As for the rest of 2016, well, many claims have been made as to the negative nature of the year thanks to numerous deaths of our heroes, bad news stories, and the embarrassing and horrific election of Trump to the White House, but remember, nothing is all good or bad. Whatever else aside, 2016 certainly was a solid year for good music:

(Note: If you’re playing catch up, click on the album or song title to purchase the music from Amazon and help AtND pay the bills at the same time!)

Car Seat Headrest gave us Teens Of Denial, a rock album that finds new depth with each listen.

Amanda Palmer has found a prolific stride thanks to her reliance on Patreon, using the direct support of her fans to give us a constant supply of new and excellent music. It was by fortunate coincidence that AFP’s tour had hit my region the weekend after the election (not to mention the death of Leonard Cohen), giving me a place to process my shock, disappointment, and upset. The concert featured an emotional evening of music, with sing-alongs, scream-alongs, stomping, and crying. Amanda brought along guests, inviting Peter Sagal of NPR’s Wait Wait Don’t Tell Me and the Vice President of Illinois’ Planned Parenthood to deliver messages of love and action. Her husband, author Neil Gaiman, was in the room as well. He performed a reading (with Amanda backing him musically) of Leonard Cohen’s “Democracy” before spending much of his evening with their son in the back of the room, teaching him to walk a few feet from where I was standing (I put my fanboy away and just watched the moment in awe). Speaking of that reading of “Democracy”, you can pick that track up and, in the process, help out PEN America’s efforts to defend free speech by going here.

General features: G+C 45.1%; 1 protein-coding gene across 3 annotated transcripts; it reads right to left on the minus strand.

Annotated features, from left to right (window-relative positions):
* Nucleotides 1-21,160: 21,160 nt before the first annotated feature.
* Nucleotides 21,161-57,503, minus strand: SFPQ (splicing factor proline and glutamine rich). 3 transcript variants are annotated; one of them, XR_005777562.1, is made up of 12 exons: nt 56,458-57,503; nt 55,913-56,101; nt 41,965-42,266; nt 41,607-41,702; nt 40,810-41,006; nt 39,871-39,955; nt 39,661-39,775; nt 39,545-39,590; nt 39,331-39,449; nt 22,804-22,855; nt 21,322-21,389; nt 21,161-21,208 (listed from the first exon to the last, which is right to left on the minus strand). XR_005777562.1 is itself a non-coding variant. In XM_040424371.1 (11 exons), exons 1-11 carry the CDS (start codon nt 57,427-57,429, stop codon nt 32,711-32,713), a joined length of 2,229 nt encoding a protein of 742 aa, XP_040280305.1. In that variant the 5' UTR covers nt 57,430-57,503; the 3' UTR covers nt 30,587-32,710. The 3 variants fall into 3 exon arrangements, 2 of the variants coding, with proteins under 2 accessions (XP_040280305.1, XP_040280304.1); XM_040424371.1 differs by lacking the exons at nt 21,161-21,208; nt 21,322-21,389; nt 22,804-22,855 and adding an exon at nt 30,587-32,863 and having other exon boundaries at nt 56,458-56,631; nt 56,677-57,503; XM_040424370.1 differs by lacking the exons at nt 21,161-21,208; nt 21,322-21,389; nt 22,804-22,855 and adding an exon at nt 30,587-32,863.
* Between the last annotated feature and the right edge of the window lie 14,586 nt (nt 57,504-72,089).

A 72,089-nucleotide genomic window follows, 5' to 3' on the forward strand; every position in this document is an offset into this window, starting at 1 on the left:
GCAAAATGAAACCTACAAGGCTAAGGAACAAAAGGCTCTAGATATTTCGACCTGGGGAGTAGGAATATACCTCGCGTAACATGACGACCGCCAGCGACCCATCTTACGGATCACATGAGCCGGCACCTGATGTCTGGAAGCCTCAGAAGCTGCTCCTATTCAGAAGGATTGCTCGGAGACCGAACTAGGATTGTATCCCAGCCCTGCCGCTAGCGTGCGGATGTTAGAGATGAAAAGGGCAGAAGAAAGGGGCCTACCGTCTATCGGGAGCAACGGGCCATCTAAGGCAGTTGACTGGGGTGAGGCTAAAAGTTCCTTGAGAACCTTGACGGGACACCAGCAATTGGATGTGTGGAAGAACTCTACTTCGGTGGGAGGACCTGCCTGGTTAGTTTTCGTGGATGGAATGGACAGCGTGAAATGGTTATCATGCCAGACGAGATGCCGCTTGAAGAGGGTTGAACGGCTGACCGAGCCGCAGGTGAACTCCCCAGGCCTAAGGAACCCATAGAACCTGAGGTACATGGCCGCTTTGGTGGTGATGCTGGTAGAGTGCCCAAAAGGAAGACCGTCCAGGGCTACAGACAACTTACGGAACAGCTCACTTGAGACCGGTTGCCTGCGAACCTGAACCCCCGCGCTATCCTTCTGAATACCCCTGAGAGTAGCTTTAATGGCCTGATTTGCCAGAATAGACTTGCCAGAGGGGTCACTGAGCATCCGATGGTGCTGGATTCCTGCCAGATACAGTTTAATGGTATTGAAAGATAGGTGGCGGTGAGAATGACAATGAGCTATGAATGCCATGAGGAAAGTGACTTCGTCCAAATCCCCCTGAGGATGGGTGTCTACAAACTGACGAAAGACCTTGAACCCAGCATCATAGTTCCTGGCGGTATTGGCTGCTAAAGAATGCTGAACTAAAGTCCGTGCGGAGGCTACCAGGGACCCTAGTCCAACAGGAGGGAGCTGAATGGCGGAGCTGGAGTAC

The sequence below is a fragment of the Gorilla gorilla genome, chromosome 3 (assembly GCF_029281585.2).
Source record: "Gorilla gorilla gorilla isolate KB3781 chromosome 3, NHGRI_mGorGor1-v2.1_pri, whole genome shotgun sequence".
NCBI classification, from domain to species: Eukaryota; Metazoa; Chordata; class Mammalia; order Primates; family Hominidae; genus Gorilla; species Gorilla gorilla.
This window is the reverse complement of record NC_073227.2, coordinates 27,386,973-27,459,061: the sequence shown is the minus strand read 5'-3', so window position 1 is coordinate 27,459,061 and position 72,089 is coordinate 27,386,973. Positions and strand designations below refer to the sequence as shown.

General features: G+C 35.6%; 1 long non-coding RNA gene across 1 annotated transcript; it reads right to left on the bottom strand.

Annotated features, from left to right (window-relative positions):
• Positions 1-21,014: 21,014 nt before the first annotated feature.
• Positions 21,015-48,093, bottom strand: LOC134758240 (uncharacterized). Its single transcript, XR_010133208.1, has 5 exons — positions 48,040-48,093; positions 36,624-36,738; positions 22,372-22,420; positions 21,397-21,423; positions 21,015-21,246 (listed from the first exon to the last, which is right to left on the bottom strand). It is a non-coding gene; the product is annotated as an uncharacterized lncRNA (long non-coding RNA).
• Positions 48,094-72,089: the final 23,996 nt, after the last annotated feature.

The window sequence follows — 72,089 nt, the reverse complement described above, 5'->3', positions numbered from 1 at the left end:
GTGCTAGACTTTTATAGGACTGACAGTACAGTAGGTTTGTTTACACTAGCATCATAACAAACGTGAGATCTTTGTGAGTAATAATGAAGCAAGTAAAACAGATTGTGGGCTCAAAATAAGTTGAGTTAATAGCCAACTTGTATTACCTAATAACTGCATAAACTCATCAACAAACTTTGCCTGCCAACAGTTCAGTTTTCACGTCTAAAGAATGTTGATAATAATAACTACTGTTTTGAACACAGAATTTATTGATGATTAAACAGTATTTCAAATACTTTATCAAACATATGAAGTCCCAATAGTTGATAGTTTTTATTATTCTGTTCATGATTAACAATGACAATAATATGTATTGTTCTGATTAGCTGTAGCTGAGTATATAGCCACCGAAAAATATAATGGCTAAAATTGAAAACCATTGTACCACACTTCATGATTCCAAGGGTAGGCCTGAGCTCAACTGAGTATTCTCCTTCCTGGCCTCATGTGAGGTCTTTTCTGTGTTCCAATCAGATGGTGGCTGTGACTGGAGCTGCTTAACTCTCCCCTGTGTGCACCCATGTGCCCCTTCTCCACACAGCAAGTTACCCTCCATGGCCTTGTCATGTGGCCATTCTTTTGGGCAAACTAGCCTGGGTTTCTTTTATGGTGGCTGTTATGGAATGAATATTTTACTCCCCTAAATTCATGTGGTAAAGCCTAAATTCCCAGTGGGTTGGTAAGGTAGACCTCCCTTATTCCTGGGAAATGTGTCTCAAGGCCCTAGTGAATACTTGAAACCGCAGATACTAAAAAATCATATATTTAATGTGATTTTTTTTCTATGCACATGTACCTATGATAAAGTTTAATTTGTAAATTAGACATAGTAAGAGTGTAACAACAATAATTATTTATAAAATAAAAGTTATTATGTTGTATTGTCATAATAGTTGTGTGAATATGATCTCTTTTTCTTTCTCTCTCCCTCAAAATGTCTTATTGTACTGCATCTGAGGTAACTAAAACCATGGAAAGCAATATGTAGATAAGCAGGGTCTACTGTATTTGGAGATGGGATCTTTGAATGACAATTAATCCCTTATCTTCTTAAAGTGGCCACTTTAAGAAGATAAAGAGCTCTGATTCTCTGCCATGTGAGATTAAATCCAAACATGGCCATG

The Avett Brothers gave us their best album in years with True Sadness. You can check out my review of that here. I saw them too the weekend after the election, a last minute addition to my concert schedule that was the usual emotion packed evening from TAB, heightened so by current events. With protestors expressing similar feelings just around the corner from the Van Andel Arena, the crowd roared in defiance the line “your life doesn’t change by the man that’s elected” during “Head Full Of Doubt, Road Full Of Promise“.